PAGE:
Alex Cascatău is an endurance racer and finished on the podium of the 24-hours of Zolder. He’s also the promoter of sim championship Racing League Romania. With coronavirus affecting real racing this year, the virtual championship has boomed, with almost 300 drivers taking part. We find out more about the future of sim racing.
What is Racing league Romania?
We like to call ourselves the biggest sim racing league in Romania. The story started over 10 years ago and only recently has really broken into the mainstream. For our fifth championship last year we agreed a deal with BMW Romania. This allowed us to stream races on its Facebook page. It’s got about 500,000 fans, so as you can imagine that was a big image boost. We were also allowed to post updates and content on its media website and that kickstarted things and gave Racing League Romania more attention in our country. This arrangement continues for this year. Up until now, our league has organised live virtual championships on Need for Speed, and more recently Assetto Corsa. We usually have two championships every year, a spring and a winter season. And this is our sixth iteration in the current format.
What kind of cars do you race?
Usually sportscars and GT cars. For this season, for example, we’re driving the BMW M3 GT2, the E92 coupe that raced at Le Mans. Last season, we raced the E30 DTM, a touring car. Before that we had a season in the 911 Porsche Cup. We’ve also had seasons in Mazda MX-5s and GT3 cars.
Sim racing can be expensive. What kit do sim racers need to take part?
The league is PC only, but they can run whatever they like. However, you can’t get to the top with just your keyboard and mouse. You don’t need to spend thousands on a sim either, but you do need a lot of dedication and commitment. You need to be very quick. We have a pro league and a semi-pro league. After two races, three drivers go up and three go down. So, you always need to be on your toes.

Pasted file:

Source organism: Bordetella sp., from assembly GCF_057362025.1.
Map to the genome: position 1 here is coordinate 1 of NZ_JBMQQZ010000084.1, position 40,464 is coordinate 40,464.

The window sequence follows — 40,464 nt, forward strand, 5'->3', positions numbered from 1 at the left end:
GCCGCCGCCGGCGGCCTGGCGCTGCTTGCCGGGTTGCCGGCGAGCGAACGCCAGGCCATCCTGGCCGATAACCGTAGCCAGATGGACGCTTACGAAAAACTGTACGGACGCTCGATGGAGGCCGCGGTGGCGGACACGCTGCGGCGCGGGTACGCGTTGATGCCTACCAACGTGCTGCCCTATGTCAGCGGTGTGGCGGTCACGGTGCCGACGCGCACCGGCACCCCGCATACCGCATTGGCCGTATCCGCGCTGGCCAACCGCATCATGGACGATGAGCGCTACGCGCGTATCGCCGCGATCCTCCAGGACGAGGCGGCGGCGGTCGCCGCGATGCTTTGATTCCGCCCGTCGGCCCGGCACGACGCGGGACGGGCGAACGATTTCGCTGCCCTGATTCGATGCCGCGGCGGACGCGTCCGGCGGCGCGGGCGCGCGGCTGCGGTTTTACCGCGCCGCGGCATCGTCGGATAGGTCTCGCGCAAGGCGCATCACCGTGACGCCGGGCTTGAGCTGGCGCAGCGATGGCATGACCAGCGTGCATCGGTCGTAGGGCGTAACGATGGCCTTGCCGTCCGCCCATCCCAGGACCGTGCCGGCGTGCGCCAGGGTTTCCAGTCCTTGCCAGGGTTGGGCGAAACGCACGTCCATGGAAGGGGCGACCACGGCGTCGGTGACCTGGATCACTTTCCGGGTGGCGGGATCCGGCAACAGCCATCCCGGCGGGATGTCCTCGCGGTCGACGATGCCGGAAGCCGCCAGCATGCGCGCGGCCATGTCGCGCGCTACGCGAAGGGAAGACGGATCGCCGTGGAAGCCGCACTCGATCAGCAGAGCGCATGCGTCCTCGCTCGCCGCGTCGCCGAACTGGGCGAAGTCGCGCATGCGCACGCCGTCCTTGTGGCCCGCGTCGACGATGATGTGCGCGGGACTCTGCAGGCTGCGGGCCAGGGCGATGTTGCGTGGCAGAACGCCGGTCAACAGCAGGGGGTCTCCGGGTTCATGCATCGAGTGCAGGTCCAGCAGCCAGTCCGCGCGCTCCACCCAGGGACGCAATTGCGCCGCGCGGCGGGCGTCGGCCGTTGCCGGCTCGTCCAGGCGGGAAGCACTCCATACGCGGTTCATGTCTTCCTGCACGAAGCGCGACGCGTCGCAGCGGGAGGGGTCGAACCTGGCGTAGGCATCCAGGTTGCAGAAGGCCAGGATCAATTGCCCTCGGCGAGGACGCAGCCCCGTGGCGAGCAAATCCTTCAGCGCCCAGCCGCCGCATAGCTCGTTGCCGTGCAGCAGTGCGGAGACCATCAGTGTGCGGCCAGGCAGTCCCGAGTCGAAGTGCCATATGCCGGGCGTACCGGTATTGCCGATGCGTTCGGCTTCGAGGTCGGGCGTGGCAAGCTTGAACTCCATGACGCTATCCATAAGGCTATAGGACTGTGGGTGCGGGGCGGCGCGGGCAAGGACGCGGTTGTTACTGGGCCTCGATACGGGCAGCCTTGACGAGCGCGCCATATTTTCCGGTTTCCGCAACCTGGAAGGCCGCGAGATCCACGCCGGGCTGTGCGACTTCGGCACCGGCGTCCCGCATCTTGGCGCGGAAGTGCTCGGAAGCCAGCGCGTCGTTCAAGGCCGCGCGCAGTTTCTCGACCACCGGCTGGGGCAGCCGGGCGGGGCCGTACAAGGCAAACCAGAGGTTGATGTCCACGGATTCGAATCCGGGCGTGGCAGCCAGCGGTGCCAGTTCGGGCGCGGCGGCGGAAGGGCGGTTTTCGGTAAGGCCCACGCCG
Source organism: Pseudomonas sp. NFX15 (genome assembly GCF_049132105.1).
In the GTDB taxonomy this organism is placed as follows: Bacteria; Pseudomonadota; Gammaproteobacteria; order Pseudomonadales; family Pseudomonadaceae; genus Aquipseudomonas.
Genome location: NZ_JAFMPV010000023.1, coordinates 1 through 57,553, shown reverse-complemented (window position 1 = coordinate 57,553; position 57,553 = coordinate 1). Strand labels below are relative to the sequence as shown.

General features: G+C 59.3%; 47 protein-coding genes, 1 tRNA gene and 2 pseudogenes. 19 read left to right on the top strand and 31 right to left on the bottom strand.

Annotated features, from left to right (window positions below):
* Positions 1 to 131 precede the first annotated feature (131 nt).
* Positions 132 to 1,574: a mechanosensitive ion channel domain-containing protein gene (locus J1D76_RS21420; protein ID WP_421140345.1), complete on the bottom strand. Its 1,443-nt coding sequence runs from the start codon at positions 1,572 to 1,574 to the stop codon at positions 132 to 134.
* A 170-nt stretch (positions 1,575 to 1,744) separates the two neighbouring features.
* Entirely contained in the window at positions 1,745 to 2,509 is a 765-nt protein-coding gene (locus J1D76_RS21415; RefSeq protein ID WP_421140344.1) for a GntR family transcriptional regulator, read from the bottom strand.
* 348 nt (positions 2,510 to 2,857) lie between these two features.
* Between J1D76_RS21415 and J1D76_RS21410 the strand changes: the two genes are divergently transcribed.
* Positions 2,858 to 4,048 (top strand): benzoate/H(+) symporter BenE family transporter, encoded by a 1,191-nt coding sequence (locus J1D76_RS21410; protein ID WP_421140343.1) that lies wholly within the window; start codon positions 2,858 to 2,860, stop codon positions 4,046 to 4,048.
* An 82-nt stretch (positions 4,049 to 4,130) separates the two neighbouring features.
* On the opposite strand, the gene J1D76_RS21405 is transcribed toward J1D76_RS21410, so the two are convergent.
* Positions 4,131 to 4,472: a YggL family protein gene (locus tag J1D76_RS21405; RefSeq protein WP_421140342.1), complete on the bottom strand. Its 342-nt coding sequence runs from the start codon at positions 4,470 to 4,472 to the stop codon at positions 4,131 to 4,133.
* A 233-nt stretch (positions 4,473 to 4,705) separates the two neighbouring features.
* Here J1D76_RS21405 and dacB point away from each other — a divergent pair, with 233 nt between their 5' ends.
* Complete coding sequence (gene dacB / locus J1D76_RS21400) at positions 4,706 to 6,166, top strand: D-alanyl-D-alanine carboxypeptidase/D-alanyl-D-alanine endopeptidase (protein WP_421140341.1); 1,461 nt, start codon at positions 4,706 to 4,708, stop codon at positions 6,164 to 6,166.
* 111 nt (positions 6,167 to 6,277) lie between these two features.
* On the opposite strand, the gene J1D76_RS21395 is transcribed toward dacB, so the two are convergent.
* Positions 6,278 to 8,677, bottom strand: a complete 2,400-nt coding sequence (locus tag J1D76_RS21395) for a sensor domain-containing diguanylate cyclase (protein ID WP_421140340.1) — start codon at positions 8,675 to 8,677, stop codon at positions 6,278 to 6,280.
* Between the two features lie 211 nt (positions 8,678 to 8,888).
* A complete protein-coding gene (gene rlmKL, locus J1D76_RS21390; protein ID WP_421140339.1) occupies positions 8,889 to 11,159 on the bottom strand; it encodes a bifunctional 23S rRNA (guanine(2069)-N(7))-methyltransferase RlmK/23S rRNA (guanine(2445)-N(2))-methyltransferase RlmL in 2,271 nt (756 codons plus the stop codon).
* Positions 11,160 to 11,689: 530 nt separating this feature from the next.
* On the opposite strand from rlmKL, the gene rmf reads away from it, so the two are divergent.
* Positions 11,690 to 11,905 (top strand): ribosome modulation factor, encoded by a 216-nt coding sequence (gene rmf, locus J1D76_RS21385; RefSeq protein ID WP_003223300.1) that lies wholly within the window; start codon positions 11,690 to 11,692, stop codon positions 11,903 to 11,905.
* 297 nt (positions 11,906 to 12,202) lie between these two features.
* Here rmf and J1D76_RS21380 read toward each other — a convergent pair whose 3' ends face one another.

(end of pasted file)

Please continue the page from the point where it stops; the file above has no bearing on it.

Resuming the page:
Who can compete? Can anyone or do you have to be a pro-sim racer?
It’s open to anyone. And what’s happened in recent seasons is more and more people involved in real-life racing, including myself, have started to compete in league racing. And especially our Romanian league. Most of our famous racing drivers in the country compete in the championship. It’s free to enter and it’s quite an open league.
With coronavirus, this must have been a great time for a sim racing league?
Yes. Coronavirus hit in such a way that it really boosted our chances. But the partnership with BMW Romania would have done that as well. Obviously, there was no live sports events and we got TV deals and a lot of publicity in that time. I think the league would have grown anyway, but maybe not at the same rate.
Do you think sim racing is here to stay post-pandemic?
I think it’s going to be interesting how various leagues place themselves. There will be a small drop after the pandemic in terms of actual audience because real racing is getting back in gear. But I think it will act as a springboard in the future for some people who don’t have real racing opportunities and become almost like a winter series for some championships. If you’ve got a series like F3 or F4, which run just in summer, this is a good opportunity to give something to people before the season starts and give their drivers some exposure.
Do any of your competitors go on to become racing drivers?
Our league is too young for that, but this season we have an interesting partnership where one of the selected few leading drivers will get the chance to drive a real racing car. At the end of the season we’ll hold a selection round in real life, and the winner of that will get the chance to do one round of Rotac, the national time attack championship, fully paid.
What’s your involvement with Motul?
We have been supported by Motul since last season. Up until now, Motul offered prizes for the winners. Goodie bags, merch, that sort of stuff. But this season the brand has become even more involved and now has its own team as well as a bit more merchandising. Motul is also supplying the oil for our real-life racing activities. The people organising the league, including myself, are racing in real-life, too. So, this is a really nice tie-up from virtual to real racing.